How come selling one house and moving into another one is so stressful? Many times it's because we make decisions that are very hard to fulfill.
For example, if you want to sell your house and move into another one, whether it's larger or smaller, how come we want to buy the next house first and then sell ours? Of course REALTORS(r) can accommodate this scenario by using a contract that stipulates that the buyer doesn't have to buy their next house unless their existing house sells. What if it doesn't? What if there's another buyer for that new house who will pay all cash and close escrow quickly? Could you lose your target property while waiting for your house to sell? And if you lose the target property, does that mean you take your existing house off of the market?
Even if the two homes close concurrently, is there enough time to move your stuff?
Our clients don't usually have to face these painful scenarios because we believe in one thing: don't bet your future on the unknown. Deal with what is KNOWN now.
Don't put your home for sale unless you know you'll be moving in your heart. In other words, the move is part of a bigger life plan, not just a whim. To buy another house without having your home sold or at least in escrow can be folly.
Instead, why not sell your home, have the money in the bank and then look for a house to buy. This is critical in a tight inventory marketplace. Just think of the power of your story to a prospective home seller. Story 1: I'll buy your house contingent upon my putting my house on the market; maybe it will sell, maybe not. Story 2: My house is already on the market and we've had a few showings, but no offers. Story 3: My house is in escrow and will close in 30 days. Story 4: my house has closed escrow and my money is in the bank.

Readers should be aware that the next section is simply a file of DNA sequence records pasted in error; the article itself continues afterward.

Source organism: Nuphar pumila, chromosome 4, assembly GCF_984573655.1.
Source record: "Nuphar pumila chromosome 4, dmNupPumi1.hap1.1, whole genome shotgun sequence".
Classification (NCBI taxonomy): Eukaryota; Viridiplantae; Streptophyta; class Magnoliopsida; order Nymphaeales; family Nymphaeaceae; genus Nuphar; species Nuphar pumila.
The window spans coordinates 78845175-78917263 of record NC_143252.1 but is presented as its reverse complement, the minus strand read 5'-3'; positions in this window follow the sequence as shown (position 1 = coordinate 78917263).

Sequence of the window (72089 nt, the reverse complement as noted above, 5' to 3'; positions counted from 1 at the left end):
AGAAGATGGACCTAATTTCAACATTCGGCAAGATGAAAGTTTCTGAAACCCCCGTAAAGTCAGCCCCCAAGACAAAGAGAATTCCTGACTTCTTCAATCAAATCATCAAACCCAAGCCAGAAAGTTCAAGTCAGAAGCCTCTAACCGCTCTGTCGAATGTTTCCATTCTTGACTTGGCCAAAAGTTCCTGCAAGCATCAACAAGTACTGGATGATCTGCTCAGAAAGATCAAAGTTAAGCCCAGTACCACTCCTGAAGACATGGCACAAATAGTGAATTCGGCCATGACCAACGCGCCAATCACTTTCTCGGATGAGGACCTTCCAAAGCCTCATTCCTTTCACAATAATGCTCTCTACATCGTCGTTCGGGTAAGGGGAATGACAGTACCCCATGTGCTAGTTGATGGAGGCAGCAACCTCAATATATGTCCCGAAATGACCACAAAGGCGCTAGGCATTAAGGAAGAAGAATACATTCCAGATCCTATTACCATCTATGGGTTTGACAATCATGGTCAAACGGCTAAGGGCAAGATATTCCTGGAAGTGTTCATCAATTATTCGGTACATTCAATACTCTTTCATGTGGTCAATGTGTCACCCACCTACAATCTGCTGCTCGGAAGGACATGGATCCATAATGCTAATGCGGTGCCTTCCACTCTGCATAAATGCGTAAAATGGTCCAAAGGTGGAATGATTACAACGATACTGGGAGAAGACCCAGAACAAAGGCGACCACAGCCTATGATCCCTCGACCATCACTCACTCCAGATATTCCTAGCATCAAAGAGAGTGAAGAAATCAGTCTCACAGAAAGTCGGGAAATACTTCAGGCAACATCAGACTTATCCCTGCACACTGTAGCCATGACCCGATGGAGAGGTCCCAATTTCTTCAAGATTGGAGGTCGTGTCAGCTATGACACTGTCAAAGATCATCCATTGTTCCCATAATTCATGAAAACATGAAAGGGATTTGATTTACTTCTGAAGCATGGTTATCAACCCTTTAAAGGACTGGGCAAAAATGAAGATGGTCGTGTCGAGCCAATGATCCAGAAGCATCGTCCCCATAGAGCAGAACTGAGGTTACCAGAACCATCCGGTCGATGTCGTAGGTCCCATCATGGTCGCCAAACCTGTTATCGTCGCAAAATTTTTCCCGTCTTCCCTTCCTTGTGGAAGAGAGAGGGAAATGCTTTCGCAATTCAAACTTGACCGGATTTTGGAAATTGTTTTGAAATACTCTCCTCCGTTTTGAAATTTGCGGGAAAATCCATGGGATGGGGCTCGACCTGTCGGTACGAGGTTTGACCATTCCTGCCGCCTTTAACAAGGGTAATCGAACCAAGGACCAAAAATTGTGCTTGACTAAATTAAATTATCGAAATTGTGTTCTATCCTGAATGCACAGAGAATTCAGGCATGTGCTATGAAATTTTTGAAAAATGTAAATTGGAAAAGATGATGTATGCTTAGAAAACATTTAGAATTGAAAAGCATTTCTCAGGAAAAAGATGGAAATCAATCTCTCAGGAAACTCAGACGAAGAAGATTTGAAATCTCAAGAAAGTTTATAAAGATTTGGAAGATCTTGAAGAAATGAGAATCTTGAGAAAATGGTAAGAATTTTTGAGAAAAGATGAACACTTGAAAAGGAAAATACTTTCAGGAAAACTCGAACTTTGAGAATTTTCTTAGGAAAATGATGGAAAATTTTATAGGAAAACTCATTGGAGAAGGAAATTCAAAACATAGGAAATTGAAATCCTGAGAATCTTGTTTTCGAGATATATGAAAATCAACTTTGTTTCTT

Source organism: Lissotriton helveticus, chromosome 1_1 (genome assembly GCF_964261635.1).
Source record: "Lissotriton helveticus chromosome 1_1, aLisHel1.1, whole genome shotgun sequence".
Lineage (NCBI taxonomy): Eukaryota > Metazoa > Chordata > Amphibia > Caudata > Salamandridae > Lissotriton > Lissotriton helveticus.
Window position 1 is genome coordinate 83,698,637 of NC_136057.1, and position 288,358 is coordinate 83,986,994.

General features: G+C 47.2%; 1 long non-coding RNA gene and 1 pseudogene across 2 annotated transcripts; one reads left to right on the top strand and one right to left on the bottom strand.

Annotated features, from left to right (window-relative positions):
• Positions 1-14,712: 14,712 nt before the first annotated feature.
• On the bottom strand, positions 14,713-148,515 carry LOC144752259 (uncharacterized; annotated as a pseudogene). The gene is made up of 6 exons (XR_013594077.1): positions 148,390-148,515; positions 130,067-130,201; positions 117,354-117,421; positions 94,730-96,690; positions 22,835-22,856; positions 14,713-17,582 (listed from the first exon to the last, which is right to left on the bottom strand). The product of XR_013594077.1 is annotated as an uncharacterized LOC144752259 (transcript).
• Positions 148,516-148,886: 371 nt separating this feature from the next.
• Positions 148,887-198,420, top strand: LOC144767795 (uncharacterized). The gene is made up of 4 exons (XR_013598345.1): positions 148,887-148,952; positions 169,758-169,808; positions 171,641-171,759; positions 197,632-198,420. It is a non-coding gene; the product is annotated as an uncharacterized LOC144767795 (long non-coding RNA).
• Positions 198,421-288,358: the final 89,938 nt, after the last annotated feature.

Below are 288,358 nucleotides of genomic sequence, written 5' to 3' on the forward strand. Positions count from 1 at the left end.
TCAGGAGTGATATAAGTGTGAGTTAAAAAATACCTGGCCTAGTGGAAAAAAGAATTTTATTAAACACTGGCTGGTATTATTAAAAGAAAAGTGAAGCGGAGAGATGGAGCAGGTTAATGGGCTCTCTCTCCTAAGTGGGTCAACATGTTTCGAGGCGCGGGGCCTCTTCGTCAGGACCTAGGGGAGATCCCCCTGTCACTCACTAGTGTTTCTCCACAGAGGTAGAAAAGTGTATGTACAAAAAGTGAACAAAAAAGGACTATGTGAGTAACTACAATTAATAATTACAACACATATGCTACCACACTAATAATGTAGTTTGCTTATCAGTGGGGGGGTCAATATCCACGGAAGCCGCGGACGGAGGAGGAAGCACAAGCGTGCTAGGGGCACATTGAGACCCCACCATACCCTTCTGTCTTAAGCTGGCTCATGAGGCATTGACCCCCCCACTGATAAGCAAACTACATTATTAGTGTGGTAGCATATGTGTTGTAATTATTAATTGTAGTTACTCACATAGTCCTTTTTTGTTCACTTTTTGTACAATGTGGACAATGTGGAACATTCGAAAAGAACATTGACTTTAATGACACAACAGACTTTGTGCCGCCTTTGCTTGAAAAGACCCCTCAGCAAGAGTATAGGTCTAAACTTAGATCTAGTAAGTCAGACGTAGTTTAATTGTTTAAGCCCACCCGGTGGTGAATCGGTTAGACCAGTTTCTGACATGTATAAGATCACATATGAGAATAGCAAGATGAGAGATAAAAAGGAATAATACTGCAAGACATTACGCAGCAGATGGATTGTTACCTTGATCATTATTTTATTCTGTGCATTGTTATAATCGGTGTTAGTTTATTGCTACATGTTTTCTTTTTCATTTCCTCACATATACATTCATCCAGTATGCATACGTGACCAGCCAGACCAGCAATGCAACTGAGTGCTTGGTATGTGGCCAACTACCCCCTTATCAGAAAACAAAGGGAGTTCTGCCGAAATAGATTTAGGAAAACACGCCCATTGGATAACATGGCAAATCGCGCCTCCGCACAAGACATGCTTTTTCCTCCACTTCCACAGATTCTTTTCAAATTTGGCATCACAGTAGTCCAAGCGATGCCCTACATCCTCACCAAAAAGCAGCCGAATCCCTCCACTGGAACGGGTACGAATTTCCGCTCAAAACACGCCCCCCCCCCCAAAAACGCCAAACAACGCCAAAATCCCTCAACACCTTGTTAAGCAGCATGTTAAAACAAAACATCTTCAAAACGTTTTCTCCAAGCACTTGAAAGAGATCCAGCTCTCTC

Put yourself in the seller's shoes. Which of the above stories sounds best to you? Story number 4 sounds the least risky. And, if you're competing with other potential buyers, wouldn't you want #4 to be your story? That certainly would improve your odds of having your offer accepted.
So here's the bottom line the way I see it. Be confident you're moving no matter what. Put your home on the market. When it goes into escrow or closes escrow, begin your home search. You'll be able to make good reasonable offers then.
Where do you live in the meantime while you're looking for your next home? Some of my clients negotiate 30 days in their existing house after close of escrow to give them time to look. Some move in with relatives. Some rent a room or house short term while they look. Some rent for 6 months or more so that they can not only buy a house, but have lots of time to fix up the new house and calmly move in without rushing.
So, here's the question for you. Which REALTOR(r) will you hire to represent you: The one who puts you under great stress, or the one that calmly works with you on moving to your next house?
Remember, RE/MAX has over 6,500 offices in some 100 countries. No matter where you move, we can assist you with your home search and ask the title companies to smoothly wire your funds to complete your sale.
Don't risk your next move to an agent with low experience in these matters. Call Coleen and David Jurewicz, Brokers (00661096, 00826558) of RE/MAX Gold for a no obligation consultation today at 916.682.6454 or click HERE.
We look forward to hearing from you.